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History of Daedalus

Established in 1917 as a Naval Seaplane Training School, Daedalus has been part of the local communities of Fareham, Lee-on-the-Solent and Gosport for more than a century.

Although it is impossible to pick out all of the highlights in one graphic, we have picked up some of the key moments. 

Since acquiring the site in 2015, the Council has held two major events at Daedalus. The first, held in 2017, marked its centenary and the Council to welcome HRH The Princess Royal to Daedalus. The second event was a two-day airshow and this formed part of the wider D-Day 75 commemoration.  As you will see, Daedalus played a crucial role in 1945.


30 July

Naval Seaplane Training School established, with two officers and thirty men under command of Squadron Commander DCS Evill DSC RN.

27 August

Twenty pupils begin the first seaplane training course.


Admiralty decode to develop the station as a long-term seaplane base.


Royal Naval Air Service becomes part of the newly formed Royal Air Force and the station has 465 people based there. It closes at the end of WW1.



Aircraft training continues throughout the 1920s.



The Fleet Air Arm transfers to Admiralty control. The Station is one of the first ex-RAF stations commissioned as one of His Majesty's ships, HMS Daealus.


WW2 begins and Daedalus becomes one of the first stations to have a hard surface runway.


16 August

The Luftwaite conduct a heavy attack on Daedalus causing considerable damage.




825 Squadron based at Daedalus takes part in a courageous attack against two German battleships, Scharnhorst and Gniesenau.

Lieutenant Commander Eugene Esmonde, who led the attacks, is awarded a posthumous Victoria Cross.


16 August

Extensions and a third hard runway constructed.





Image of aircraft in the skyDaedalus on D-Day, 6 June 1944

In May 1939, naval aviation responsibilities had transferred to the Navy, leading to the airfield being commissioned as Royal Naval Air Station Lee-on-Solent (HMS Daedalus). During Operation Overlord and Neptune (D-Day), Daedalus was at its busiest, providing air support to the invasion forces.

On D-Day in 1944, HMS Daedalus was a base for over 100 fighter aircraft and was the busiest airfield in the country. The RAF were joined by Canadian Typhoons and Mustangs, along with US Navy Squadron VOS-7, who used the airfield as the base for their spitfires.

The operational tasks of the aircraft consisted of spotting the fall of shell from the naval ships bombarding enemy positions in Normandy, local tactical reconnaissance in the invasion area, offensive sweeps over the beachheads looking for enemy positions to destroy, anti-submarine patrols and allied ship and air escort duties throughout the invasion.

At 0441 hours on the 6 June 1944, the first aircraft to take part in Operation Overlord from Lee-on-Solent took off towards the Normandy beachhead. A total of 435 sorties (an attack made by troops coming from a strongpoint) were carried out between dawn and dusk. This number was the largest achieved by any UK airfield and the highest of any tactical air force to date. This meant an average of three operational sorties by every pilot, each averaging about 1.5 hours over the assault area.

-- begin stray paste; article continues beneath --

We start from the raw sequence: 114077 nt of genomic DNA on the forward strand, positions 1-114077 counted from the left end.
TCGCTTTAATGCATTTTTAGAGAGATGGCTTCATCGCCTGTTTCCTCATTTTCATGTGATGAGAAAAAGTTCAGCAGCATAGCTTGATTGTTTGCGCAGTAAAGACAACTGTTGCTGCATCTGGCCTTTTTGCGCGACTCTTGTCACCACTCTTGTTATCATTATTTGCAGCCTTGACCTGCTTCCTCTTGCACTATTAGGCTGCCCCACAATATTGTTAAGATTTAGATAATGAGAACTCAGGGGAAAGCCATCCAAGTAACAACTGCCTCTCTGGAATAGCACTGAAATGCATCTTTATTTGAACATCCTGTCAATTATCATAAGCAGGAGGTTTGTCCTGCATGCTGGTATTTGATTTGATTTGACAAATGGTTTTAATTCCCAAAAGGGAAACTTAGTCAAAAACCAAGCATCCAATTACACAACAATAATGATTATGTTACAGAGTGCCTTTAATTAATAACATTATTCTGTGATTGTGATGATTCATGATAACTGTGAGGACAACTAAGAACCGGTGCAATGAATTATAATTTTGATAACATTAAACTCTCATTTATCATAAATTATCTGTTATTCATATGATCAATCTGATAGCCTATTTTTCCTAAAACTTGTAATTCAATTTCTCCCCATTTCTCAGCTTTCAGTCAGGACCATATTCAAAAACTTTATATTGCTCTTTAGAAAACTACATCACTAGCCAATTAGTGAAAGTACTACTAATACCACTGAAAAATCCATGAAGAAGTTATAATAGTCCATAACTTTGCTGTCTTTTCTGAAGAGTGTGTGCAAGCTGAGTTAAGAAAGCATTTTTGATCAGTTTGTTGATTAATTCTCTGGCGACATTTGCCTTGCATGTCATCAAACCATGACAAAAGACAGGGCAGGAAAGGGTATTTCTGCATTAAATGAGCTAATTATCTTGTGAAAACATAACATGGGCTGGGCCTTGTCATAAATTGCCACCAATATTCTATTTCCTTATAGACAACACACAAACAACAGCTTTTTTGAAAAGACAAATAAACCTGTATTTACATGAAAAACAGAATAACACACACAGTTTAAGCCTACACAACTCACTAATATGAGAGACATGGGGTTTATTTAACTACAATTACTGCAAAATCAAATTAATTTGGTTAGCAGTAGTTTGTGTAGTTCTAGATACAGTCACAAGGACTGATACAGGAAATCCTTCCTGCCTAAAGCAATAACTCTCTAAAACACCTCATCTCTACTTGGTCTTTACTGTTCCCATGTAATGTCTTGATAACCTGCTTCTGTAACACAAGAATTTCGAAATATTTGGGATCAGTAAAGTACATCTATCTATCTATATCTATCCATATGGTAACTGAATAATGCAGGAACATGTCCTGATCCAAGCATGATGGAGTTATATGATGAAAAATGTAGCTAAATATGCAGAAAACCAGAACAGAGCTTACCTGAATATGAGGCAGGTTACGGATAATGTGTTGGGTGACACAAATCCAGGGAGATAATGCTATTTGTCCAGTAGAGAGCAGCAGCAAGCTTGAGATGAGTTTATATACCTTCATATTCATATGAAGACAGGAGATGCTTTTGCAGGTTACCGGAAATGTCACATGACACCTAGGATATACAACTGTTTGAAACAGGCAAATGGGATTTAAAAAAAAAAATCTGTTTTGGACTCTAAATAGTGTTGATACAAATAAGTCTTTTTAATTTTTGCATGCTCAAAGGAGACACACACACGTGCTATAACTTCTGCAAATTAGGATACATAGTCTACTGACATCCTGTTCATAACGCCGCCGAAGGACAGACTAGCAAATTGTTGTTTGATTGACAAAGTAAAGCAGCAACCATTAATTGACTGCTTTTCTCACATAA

Image of hovercraft 1945-48

A number of squadrons based at Daedalus are disbanded or relocated.


21 November

Daedalus is the control centre for a flypast of 327 Naval aircraft for the Coronation Review viewed by Her Majesty Queen Elizabeth.


The Air Electrical School transfers to Daedalus in a bid to develop the station for technical training.


Hovercraft Trials begin, designed to test hovercraft for interservice military uses. The slipway to the sea is brought back into use to accommodate them.


Image of helicopter1970

The Air Mechanical Engineering School transfers to HMS Daedalus from Arbroath.

18 July

Naval Air Command Headquarters moves away from Daedalus.


RAF Thorney Island closes and Search and Research Operations move to Daedalus.


24 June

HRH Princess Anne visits WRNS at Daedalus.


Announcement made that the Naval Hovercraft Trials Unity closes.


Image of Daedalus bell1988-2010

March 1988

The Fleet Air Arm Search and Rescue role transfers to a civilian company operating on behalf of HM Coastguard.

Hampshire Police Air Support Unit operates from Daedalus.


Decision taken to decommission HMS Daedalus.


Daedalus plays a major part in the 50th anniversary of D-Day. Both modern and historic aircraft, including that of Queen Elizabeth, and the personal helicopter of the President of the United States of America, Bill Clinton, land at the station.


HMS Daedalus formally closes.


The site transforms to the Homes and Communities Agency (HCA) and Marine Coastguard Agency (MCA).


Image of Daedalus helicopter2012

Much of the site which includes Daedalus East and Daedalus West becomes te Solent Enterprise Zone.


HCA purchases the airfield from the MCA in 2013 along with land from the MoD as part of a £1.52m investment.

27 March 2015

Fareham Borough Council purchases Daedalus from the HCA.


Daedalus is renamed Solent Airport at Daedalus, Daedalus East becomes Faraday Business Park and Daedalus West is Swordfish Business Park.



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Fareham Borough Council, Civic Offices, Civic Way, Hampshire, PO16 7AZ
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